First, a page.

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The Progressive Review

The Progressive Review
Rudy Giuliani

The Giuliani story in brief

Giuliani made his buddy Bernie Kerick commissioner of police even though, as reporter Wayne Barrett noted, "you take a guy who was really only in the NYPD for seven years. He had the scantest police background. He never passed an exam in the NYPD. He was twenty-four credits shy of a college degree, and a college degree is required of lieutenants. He was competing with-for the police commissioner's job - a thirty-seven-year veteran who had gone completely up the ranks to the highest-ranking uniformed officer in the department, and Rudy picks his buddy Bernie."

Giuliani named Kerick despite a wealth of available cautions, as reported by Bill Van Auken in World Socialist: "The city's Department of Investigations had uncovered his ties to the mob-linked firm during its investigations of the company and they were aired again in the routine probe of Kerik when he was nominated to head the police department. And one of the principal officials Kerik was lobbying on the company's behalf was the head of the city's Trade Waste Commission, who just happened to be Giuliani's cousin.. . . In the aftermath of September 11, it emerged that Kerik had taken over an apartment overlooking the rubble of ground zero meant to serve as a rest area for rescue and recovery workers. Instead, he appropriated it to carry on two simultaneous extramarital affairs, one with a female jail guard and the other with his millionaire publisher.".

Insisted that his emergency command center be in the World Trade Center and not in Brooklyn as his emergency director strongly advised. He also ignored the advise of his police comissioner, Howard Safer, who said that putting it in the WTC was putting it at "Ground Zero" because of the previous attack on the center.

Heavily pushed his buddy, Bernie Kerick, to be Secretary of Homeland Security,. Kerick subsequently withdrew and not long after was indicted. According to one press account, "While some aides had uncovered information about Kerik's links to mob-connected individuals, Alberto Gonzales, then the president's counsel and later US attorney general, overrode their concerns and recommended his appointment to the Homeland Security post."

POLITICAL WIRE - The New York Times looked at Rudy Giuliani's claim to have spent more time at Ground Zero than some of the 9/11 rescue workers and finds he spent "a total of 29 hours in those three months, often for short periods or to visit locations adjacent to the rubble" Meanwhile, Salon shows how Giuliani used his time: "By our count, Giuliani spent about 58 hours at Yankees games or flying to them in the 40 days between Sept. 25 and Nov. 4, roughly twice as long as he spent at ground zero in the 60 days between Sept. 17 and Dec. 16."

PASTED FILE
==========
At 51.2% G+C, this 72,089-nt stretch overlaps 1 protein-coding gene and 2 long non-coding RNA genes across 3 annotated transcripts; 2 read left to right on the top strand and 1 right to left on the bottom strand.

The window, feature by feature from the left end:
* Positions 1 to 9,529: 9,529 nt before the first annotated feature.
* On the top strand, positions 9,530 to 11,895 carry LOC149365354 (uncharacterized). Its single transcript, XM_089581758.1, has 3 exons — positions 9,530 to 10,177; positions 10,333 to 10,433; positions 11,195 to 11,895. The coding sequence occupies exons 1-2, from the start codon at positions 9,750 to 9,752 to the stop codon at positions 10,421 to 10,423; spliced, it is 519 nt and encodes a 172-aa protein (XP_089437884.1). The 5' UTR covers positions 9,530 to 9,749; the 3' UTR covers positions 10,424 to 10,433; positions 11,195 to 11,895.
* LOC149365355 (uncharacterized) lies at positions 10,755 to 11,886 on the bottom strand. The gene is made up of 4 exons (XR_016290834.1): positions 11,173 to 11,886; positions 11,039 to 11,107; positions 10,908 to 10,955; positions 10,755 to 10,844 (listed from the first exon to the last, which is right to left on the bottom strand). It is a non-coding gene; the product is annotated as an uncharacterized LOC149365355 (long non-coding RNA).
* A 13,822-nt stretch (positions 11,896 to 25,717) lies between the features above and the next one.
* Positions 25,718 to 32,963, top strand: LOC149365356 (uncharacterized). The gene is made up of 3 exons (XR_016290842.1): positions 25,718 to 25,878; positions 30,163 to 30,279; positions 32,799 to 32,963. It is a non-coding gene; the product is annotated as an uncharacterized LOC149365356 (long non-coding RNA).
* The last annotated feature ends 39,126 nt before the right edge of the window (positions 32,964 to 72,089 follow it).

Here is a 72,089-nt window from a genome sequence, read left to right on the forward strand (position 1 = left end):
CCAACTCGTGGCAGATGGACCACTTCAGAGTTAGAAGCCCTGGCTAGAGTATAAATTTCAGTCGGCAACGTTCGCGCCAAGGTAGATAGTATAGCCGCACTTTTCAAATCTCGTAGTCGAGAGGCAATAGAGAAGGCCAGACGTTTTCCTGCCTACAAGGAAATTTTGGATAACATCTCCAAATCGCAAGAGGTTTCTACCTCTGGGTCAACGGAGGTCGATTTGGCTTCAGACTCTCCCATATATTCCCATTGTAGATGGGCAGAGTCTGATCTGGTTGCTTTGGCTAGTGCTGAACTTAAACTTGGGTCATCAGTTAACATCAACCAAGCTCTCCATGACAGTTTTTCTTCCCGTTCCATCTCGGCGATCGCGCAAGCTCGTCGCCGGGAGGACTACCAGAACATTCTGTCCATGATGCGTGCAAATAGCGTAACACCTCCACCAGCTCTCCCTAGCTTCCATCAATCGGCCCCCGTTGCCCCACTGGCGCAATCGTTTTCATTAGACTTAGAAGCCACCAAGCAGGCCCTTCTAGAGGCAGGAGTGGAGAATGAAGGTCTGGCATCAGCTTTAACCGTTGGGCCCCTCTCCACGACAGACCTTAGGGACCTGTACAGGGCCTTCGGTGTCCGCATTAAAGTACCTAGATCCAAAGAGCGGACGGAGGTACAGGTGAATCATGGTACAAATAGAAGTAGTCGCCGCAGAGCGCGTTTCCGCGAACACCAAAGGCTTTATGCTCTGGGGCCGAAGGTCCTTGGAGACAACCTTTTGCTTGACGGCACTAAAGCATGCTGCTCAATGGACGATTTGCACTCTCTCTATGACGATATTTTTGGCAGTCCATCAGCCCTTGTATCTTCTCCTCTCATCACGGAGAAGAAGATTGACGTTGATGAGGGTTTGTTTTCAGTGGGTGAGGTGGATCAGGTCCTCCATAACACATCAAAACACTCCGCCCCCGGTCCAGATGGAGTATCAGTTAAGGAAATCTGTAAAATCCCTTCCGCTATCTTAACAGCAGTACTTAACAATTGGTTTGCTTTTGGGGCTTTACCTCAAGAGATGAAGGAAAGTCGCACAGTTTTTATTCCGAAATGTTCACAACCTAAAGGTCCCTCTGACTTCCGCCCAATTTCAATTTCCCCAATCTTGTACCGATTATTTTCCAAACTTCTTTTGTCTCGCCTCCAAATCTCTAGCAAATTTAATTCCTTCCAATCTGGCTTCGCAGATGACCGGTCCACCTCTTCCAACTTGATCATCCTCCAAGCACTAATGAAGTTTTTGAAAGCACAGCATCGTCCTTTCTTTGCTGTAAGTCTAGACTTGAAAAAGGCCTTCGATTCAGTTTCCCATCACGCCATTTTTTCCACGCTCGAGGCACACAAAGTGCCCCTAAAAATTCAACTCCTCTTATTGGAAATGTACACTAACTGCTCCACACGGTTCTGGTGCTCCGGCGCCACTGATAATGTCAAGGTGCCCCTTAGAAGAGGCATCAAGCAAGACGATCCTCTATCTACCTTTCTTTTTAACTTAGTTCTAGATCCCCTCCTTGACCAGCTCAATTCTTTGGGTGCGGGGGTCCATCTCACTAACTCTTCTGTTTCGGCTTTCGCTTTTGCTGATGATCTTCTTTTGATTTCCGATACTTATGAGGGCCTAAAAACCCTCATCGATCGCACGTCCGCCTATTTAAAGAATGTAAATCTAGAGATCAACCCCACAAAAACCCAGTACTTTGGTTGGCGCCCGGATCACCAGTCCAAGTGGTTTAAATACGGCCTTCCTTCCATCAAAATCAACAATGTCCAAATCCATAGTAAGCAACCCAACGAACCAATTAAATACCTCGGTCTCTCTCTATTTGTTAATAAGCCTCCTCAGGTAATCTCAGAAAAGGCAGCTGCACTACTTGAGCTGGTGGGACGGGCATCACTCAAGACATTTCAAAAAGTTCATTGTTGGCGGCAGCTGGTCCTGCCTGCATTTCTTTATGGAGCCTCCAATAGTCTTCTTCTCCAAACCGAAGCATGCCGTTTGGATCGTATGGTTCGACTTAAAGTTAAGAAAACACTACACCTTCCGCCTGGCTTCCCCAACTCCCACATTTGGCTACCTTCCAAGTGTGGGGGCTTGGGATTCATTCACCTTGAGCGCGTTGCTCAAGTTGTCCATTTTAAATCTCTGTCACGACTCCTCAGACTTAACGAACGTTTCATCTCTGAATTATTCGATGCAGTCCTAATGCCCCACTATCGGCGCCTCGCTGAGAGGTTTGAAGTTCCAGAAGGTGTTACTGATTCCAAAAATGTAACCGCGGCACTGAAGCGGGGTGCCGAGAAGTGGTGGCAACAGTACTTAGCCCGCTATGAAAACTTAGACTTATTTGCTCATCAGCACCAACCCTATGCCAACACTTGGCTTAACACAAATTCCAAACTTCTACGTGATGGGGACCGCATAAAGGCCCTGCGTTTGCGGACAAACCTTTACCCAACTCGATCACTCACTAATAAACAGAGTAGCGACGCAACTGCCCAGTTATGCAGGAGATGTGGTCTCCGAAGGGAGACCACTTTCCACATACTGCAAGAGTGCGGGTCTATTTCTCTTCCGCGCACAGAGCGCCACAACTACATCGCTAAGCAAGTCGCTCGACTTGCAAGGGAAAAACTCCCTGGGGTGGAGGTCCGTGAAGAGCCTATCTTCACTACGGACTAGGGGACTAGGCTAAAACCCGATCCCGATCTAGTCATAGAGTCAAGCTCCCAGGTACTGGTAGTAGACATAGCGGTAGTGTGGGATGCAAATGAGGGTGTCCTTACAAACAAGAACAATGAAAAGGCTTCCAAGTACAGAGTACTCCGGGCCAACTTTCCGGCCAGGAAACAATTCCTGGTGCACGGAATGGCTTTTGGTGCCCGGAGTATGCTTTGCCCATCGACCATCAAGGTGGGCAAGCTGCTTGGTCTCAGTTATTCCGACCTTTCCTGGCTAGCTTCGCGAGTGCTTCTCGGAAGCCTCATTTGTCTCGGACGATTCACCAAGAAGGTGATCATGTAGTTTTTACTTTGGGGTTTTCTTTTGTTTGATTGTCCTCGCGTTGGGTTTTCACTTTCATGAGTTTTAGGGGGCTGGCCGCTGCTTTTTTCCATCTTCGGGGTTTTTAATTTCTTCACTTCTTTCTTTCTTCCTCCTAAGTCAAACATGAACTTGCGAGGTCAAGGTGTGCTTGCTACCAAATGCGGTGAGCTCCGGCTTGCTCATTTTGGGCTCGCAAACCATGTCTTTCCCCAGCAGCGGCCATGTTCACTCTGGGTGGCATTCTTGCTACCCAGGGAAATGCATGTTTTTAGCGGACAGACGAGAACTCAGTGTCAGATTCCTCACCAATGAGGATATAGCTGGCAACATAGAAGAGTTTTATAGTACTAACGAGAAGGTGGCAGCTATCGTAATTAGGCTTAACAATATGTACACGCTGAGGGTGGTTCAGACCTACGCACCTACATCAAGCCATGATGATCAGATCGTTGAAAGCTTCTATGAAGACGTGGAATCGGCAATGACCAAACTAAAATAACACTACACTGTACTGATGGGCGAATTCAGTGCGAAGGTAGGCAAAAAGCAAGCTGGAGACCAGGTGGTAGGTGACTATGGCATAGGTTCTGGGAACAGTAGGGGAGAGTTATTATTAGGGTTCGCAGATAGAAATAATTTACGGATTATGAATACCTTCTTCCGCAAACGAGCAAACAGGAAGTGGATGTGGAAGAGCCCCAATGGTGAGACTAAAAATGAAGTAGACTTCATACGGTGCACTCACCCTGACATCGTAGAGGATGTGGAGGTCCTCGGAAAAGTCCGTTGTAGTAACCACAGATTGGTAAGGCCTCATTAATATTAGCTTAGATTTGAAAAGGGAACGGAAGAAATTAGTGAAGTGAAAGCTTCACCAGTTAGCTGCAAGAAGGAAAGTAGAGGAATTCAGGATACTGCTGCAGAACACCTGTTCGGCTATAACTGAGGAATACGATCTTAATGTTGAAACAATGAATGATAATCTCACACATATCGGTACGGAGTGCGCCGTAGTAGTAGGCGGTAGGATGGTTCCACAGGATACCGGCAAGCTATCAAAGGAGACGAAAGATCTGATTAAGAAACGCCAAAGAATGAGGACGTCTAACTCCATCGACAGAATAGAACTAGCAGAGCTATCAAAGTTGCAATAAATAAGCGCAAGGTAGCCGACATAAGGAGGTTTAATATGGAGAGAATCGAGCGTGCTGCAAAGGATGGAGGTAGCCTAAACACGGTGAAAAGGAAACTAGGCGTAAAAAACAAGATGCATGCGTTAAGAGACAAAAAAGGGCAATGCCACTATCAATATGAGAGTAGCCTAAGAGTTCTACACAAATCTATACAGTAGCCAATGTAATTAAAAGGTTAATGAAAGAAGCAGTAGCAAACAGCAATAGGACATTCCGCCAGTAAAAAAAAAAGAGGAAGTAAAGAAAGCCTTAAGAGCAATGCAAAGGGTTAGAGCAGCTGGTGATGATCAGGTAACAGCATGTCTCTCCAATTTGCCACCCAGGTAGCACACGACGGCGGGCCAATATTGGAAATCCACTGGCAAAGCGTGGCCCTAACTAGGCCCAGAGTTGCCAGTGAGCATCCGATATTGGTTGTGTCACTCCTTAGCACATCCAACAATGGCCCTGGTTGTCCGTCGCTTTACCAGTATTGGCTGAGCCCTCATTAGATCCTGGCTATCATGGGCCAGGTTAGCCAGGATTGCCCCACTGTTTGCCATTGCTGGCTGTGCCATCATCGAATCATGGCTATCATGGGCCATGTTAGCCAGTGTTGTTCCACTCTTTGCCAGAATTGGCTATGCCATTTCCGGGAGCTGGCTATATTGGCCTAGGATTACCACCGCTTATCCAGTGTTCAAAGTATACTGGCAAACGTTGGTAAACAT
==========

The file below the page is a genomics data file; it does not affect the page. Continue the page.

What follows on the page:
MICHAEL WOLFF, VANITY FAIR - Given their parents' marital discord and the mayor's nonstop parenting of the city, [Giuliani's children] were often left in the care of the police. Caroline, 18, and Andrew, 21 - were on a police diet, too. To keep them happy and quiet, the police stuffed them full of food. Father and children are now estranged .

ANTHONY DePALMA, WASHINGTON POST -  Administration documents and thousands of pages of legal testimony filed in a lawsuit against New York City, along with more than two dozen interviews with people involved in the events of the last four months of Mr. Giuliani's administration, show that while the city had a safety plan for [WTC] workers, it never meaningfully enforced federal requirements that those at the site wear respirators. At the same time, the administration warned companies working on the pile that they would face penalties or be fired if work slowed. City officials and a range of medical experts are now convinced that the dust and toxic materials in the air around the site were a menace. More than 2,000 New York City firefighters have been treated for serious respiratory problems. Seventy percent of nearly 10,000 recovery workers screened at Mount Sinai Medical Center have trouble breathing. City officials estimate that health care costs related to the air at ground zero have already run into the hundreds of millions of dollars, and no one knows whether other illnesses, like cancers, will emerge.